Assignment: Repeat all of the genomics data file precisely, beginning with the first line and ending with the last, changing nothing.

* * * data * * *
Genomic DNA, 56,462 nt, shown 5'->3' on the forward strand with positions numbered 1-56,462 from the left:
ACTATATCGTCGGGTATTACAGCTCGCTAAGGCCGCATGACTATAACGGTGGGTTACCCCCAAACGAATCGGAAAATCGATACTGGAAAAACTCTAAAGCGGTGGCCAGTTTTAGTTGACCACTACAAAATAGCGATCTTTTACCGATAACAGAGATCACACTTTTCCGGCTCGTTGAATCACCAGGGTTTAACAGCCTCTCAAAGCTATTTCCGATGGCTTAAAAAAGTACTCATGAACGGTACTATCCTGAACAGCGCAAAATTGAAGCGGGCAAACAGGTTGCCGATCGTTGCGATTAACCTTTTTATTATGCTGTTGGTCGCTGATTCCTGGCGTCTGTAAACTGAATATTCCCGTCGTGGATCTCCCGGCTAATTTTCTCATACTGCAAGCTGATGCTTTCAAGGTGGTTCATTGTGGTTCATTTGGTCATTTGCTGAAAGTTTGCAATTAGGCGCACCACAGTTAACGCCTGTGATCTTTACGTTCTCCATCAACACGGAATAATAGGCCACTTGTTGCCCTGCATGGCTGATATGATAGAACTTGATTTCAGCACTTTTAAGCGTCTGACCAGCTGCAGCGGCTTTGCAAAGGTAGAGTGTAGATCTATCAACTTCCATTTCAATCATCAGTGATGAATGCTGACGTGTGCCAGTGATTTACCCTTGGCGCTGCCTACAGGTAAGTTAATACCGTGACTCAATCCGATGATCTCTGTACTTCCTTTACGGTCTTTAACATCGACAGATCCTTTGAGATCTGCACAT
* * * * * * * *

Genomic DNA, 56,462 nt, shown 5'->3' on the forward strand with positions numbered 1-56,462 from the left:
ACTATATCGTCGGGTATTACAGCTCGCTAAGGCCGCATGACTATAACGGTGGGTTACCCCCAAACGAATCGGAAAATCGATACTGGAAAAACTCTAAAGCGGTGGCCAGTTTTAGTTGACCACTACAAAATAGCGATCTTTTACCGATAACAGAGATCACACTTTTCCGGCTCGTTGAATCACCAGGGTTTAACAGCCTCTCAAAGCTATTTCCGATGGCTTAAAAAAGTACTCATGAACGGTACTATCCTGAACAGCGCAAAATTGAAGCGGGCAAACAGGTTGCCGATCGTTGCGATTAACCTTTTTATTATGCTGTTGGTCGCTGATTCCTGGCGTCTGTAAACTGAATATTCCCGTCGTGGATCTCCCGGCTAATTTTCTCATACTGCAAGCTGATGCTTTCAAGGTGGTTCATTGTGGTTCATTTGGTCATTTGCTGAAAGTTTGCAATTAGGCGCACCACAGTTAACGCCTGTGATCTTTACGTTCTCCATCAACACGGAATAATAGGCCACTTGTTGCCCTGCATGGCTGATATGATAGAACTTGATTTCAGCACTTTTAAGCGTCTGACCAGCTGCAGCGGCTTTGCAAAGGTAGAGTGTAGATCTATCAACTTCCATTTCAATCATCAGTGATGAATGCTGACGTGTGCCAGTGATTTACCCTTGGCGCTGCCTACAGGTAAGTTAATACCGTGACTCAATCCGATGATCTCTGTACTTCCTTTACGGTCTTTAACATCGACAGATCCTTTGAGATCTGCACAT